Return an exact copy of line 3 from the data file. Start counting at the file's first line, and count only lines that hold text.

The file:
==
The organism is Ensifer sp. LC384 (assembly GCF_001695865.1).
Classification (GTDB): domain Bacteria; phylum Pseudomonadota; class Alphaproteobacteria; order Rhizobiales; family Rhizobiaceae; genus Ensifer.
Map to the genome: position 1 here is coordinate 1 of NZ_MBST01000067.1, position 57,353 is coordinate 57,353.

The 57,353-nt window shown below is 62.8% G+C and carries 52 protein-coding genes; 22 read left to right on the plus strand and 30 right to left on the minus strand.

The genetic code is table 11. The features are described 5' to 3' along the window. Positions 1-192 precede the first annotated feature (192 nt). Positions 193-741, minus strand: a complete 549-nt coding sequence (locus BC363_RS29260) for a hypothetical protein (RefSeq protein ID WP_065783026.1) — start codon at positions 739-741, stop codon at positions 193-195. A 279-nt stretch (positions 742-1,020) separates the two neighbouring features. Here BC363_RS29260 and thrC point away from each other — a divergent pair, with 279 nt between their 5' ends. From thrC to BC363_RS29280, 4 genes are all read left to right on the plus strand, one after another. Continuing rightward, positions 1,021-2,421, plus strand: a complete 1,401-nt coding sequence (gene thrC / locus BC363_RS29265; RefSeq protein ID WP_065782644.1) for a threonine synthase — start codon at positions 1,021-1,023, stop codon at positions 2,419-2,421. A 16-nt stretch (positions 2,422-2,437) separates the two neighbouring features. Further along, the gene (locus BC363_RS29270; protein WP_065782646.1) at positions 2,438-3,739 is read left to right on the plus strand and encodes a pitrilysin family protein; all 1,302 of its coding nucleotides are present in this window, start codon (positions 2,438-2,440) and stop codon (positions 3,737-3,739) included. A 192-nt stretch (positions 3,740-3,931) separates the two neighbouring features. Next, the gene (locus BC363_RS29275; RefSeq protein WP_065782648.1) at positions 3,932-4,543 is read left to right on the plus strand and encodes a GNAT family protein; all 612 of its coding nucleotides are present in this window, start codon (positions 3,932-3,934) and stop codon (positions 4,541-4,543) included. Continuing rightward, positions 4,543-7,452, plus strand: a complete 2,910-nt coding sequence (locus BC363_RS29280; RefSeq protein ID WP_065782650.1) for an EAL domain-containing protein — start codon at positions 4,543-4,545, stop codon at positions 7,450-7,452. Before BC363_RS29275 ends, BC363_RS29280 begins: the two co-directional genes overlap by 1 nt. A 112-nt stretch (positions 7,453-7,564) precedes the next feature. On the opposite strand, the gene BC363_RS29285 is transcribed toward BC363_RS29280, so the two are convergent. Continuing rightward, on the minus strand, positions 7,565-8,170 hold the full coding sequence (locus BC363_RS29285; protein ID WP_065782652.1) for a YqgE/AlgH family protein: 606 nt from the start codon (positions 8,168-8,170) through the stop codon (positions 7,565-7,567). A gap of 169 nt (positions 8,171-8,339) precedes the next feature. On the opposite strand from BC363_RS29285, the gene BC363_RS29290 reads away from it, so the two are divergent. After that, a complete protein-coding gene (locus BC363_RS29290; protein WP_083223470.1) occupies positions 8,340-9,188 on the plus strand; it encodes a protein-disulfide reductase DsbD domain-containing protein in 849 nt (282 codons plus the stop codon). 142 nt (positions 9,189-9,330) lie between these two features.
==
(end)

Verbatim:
Map to the genome: position 1 here is coordinate 1 of NZ_MBST01000067.1, position 57,353 is coordinate 57,353.